Assyrians around the world come together to honor victims
August 2018 | By Yasmeen Altaji | Contributions by Rema Shamon, Robina Lajin, Anthony Narsi and Atorina Samuel
Tarzana, CA – Spectators in Chicago previewed an original film entitled “The Assyrian Journey.” On the opposite side of the world, others in Wiesbaden, Germany discussed with a panel of politicians and churchgoers the Assyrian status quo. Hours later, organizations in Turlock, Calif. hosted an assembly that attracted hundreds of local residents. The events, though staggered across time zones and hemispheres, marked a singular occasion: Assyrian Martyrs’ Day.
The commemorative processions take place annually on Aug. 7, a date the Assyrian Universal Alliance (AUA) officially designated in 1970 (read more here). The event was initially intended to honor victims of the Simele Massacre of 1933. As acceptance of the date grew more widespread, the magnitude of the holiday expanded to immortalize the memory of martyrs of prior tragedies.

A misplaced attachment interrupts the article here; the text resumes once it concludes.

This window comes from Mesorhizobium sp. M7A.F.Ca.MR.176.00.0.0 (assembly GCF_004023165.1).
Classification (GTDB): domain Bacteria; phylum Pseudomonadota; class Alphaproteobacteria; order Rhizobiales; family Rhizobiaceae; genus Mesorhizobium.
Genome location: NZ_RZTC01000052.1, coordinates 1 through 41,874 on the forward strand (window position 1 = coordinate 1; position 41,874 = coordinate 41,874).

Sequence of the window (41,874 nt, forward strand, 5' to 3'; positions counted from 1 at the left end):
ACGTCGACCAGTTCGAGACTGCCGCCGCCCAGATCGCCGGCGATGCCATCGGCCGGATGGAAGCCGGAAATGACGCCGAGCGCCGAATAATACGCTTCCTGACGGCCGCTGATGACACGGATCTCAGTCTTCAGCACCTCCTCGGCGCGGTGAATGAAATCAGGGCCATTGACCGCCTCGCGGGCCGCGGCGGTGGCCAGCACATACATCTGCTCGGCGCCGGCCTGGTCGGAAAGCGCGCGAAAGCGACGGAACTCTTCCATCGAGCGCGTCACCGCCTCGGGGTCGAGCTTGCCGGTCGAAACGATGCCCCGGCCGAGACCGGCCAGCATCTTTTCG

“We must develop the 7th of August into a Memorial Day for all of these martyrs, so that we can bring the children of this nation together as a single entity to commemorate these people and events,” says a notice on AUA’s website.
Decades after the establishment of the holiday, Assyrians across the globe came together once again on Aug. 7, 2018 sharing poetry, art and music in reverence of victims of massacre and genocide and in effort to highlight their relevance in modern Assyrian culture.
Notions of memorialization exceeded beyond the Assyrian population; in Turlock, California, State Congressman Heath Flora and Turlock Mayor Gary Soiseth resolved to delegate Aug. 7, 2018 as Assyrian Genocide Remembrance Day. A second, more solemn ceremony on Aug. 8 brought, between hands doling dokhrana, the attendance of U.S. Congressman Jeff Denham, who explained his work to help Assyrians in Iraq with legislation he proposed entitled the Nineveh Plains Restoration Act.
“It is important that the parents teach their kids at home about the Assyrian identity and history so that they will have the wish to participate and work for the cause,” said Yousip Pithyou, a member of the Assyrian Democratic Movement, at Wiesbaden’s Martyrs’ Day event.
Photos from Assyrians around the world celebrating Martyr’s Day: